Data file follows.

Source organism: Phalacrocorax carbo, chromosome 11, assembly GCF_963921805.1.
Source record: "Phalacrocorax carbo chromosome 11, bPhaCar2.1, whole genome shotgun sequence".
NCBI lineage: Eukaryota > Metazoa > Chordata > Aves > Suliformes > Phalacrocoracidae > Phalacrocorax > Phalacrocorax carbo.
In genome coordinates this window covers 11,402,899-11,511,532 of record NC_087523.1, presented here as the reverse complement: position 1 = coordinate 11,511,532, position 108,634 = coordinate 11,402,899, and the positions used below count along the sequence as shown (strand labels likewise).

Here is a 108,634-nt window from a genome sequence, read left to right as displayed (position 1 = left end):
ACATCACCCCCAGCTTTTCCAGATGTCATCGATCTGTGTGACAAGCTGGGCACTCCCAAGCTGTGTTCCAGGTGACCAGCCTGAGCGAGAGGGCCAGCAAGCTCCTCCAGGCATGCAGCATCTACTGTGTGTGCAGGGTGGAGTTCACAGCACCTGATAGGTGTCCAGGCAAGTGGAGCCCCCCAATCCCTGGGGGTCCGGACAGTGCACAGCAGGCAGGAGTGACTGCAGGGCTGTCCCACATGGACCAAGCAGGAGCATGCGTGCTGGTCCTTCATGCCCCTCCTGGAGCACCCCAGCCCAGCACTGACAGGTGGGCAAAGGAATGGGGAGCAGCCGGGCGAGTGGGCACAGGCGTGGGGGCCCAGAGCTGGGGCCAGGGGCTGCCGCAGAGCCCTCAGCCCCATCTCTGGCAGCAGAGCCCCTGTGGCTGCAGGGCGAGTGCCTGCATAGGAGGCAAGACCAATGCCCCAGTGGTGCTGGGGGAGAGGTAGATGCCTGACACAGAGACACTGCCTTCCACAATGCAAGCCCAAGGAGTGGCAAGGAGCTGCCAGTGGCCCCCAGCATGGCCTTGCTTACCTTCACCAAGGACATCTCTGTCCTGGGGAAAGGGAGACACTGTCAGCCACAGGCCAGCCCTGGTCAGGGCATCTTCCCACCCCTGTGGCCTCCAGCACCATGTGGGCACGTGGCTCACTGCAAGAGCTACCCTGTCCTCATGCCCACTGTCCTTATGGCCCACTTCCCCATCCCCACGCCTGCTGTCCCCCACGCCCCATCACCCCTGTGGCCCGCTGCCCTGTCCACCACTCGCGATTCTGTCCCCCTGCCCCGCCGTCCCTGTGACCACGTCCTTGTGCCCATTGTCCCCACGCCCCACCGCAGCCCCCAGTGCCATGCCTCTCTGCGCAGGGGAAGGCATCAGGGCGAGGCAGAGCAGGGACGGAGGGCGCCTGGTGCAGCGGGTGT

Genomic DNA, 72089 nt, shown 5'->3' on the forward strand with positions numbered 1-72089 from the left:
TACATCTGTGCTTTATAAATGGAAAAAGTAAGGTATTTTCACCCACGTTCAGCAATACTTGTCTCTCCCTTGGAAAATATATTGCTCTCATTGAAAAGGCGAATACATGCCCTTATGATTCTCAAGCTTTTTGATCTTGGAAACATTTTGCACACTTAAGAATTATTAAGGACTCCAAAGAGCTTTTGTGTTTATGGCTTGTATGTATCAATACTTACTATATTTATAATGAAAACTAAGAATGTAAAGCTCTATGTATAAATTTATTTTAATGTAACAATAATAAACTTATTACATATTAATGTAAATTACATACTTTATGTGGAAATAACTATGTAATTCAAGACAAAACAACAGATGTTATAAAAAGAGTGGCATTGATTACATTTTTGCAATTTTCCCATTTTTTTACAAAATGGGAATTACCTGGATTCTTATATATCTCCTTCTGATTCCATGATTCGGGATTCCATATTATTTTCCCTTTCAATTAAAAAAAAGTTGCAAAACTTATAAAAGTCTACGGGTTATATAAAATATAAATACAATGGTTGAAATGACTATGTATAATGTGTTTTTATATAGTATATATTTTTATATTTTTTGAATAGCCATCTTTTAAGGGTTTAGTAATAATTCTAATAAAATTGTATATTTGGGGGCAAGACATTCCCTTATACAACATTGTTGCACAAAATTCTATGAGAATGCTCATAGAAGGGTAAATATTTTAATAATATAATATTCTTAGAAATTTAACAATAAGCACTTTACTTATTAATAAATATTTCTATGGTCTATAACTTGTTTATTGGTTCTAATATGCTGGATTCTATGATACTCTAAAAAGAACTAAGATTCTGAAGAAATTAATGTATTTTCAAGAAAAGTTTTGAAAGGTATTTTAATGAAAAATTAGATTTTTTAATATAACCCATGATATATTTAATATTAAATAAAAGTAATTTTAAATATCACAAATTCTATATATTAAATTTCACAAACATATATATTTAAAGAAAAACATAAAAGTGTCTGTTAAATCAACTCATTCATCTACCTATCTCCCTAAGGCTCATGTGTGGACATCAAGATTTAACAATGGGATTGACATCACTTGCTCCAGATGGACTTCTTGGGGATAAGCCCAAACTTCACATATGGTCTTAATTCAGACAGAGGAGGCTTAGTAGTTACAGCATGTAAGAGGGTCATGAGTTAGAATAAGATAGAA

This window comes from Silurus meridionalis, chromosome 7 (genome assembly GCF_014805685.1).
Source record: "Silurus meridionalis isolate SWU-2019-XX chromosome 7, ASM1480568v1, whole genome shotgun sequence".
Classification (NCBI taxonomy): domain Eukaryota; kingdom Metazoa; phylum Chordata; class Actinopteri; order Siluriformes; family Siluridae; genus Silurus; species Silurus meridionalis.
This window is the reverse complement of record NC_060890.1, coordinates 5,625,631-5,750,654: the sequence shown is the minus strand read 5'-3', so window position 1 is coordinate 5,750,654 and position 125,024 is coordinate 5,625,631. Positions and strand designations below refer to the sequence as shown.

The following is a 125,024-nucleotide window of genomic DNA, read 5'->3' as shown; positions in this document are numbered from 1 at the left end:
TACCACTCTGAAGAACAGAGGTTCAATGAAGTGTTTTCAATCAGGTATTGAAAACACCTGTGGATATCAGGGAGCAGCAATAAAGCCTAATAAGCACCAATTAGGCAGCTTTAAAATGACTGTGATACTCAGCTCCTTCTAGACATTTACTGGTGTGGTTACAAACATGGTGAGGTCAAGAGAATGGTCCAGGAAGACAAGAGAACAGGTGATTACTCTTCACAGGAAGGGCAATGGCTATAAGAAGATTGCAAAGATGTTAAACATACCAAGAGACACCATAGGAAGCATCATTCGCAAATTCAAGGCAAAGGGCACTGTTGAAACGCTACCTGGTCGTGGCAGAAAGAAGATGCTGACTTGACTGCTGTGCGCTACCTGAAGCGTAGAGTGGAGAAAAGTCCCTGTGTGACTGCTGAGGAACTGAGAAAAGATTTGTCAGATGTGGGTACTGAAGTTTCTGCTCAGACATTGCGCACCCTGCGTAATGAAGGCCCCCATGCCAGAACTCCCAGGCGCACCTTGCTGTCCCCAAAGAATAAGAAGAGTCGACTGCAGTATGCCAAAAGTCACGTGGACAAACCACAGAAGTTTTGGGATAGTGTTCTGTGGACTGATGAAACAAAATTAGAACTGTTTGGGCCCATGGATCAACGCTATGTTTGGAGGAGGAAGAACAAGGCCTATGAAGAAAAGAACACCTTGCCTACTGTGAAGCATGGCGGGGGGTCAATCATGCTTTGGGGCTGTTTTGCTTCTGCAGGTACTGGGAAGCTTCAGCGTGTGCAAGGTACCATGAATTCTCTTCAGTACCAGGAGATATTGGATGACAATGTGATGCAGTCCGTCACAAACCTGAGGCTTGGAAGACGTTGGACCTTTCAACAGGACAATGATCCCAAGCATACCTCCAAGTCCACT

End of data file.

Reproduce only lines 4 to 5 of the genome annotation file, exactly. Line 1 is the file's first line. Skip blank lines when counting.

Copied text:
In genome coordinates this window covers 11,402,899-11,511,532 of record NC_087523.1, presented here as the reverse complement: position 1 = coordinate 11,511,532, position 108,634 = coordinate 11,402,899, and the positions used below count along the sequence as shown (strand labels likewise).

Here is a 108,634-nt window from a genome sequence, read left to right as displayed (position 1 = left end):